If I were pure in my concern around plastic, I'd be fine with eating factory farmed turkey sausage--provided it was packaged in cardboard, without a plastic liner.
Yes, that product exists, and it has been a staple in our house for some time now. I just can't bring myself to buy it anymore.
Instead, I've found local sources of chicken and turkeys--and I just may try my hand at cooking a goose or a duck one day soon, too. When I know the farmer, and I know they are farming sustainably, I feel good about buying from them.
But I haven't (yet) found a way to obtain that food without at least one layer of plastic wrapping. Weigh the costs of factory farming--the pollution of air and water, the development of antibiotic-resistant bacteria, the cruelty to the animals, the dehumanization of the "farmers" who work in that system, and the petrochemicals required to process and transport that food to my plate--and that plastic bag starts to look pretty small.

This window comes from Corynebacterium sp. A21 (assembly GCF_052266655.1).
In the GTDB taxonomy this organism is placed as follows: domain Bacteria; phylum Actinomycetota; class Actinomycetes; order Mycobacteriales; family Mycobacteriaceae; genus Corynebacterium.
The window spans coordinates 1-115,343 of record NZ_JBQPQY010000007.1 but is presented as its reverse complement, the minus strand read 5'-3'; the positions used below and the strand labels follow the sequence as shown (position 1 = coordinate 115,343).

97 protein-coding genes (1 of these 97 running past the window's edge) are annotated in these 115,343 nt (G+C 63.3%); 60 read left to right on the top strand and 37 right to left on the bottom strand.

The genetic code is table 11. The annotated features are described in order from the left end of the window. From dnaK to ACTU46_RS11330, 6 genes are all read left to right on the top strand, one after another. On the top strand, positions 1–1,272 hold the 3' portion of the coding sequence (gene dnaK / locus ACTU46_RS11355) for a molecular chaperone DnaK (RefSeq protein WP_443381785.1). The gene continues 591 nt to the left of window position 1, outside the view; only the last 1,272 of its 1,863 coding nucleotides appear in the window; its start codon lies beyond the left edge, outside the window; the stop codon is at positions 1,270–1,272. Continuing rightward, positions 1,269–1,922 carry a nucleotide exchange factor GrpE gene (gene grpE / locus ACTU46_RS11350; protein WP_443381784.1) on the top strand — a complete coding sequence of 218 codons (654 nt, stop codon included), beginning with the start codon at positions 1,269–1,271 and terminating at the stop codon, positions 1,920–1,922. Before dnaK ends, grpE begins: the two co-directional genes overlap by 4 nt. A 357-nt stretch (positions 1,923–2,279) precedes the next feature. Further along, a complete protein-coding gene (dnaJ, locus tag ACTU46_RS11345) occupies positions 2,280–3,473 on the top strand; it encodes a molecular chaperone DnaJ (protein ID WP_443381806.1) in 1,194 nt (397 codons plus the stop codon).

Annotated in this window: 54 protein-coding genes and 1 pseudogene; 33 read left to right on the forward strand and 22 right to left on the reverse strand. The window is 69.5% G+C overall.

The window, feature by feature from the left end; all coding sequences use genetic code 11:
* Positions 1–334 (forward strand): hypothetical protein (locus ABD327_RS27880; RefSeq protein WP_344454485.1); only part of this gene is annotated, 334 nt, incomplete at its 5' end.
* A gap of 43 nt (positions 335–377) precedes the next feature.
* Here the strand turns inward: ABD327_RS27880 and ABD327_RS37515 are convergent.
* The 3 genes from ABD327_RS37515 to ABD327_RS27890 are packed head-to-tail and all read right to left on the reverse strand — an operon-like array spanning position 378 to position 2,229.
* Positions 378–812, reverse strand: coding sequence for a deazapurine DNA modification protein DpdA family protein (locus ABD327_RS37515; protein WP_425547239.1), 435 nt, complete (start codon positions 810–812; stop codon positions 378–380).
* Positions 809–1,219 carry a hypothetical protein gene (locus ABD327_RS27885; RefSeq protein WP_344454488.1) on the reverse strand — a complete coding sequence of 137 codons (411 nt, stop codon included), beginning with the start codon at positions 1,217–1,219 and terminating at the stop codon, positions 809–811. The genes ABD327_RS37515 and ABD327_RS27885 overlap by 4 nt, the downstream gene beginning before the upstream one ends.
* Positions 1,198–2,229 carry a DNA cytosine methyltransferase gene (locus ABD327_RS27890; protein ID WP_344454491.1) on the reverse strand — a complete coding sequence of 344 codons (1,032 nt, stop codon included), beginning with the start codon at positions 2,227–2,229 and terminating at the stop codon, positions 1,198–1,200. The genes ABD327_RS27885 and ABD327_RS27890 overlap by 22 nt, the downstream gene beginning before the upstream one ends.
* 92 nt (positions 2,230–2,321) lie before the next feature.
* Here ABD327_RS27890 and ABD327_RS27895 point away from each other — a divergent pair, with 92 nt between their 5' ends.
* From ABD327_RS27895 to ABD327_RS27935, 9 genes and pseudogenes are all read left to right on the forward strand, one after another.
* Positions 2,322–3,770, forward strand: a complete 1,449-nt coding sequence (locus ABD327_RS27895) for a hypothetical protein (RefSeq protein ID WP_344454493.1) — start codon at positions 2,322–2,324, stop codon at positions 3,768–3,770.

Nonetheless, it makes my witness against plastic imperfect, impure. My growing awareness of the importance of sustainable agriculture has compromised my original principle of seeking to eliminate plastic waste from my life entirely.
And I'm OK with that. Because whoever said that "the perfect is the enemy of the good" was right. If we wait until we completely understand all the implications of all of our actions to begin to seek change, we will never begin at all. And if we cleave to some sterile notion of perfection, defending the purity of our acts against new insights whenever they may compete with our original inspirations, we will lose the chance to deepen into a wiser, more powerful witness.
I am deepening into my environmental witness as the months go by. I feel clearer about the root of it all the time. Purity seems like a distraction to me, and I have a lot to do.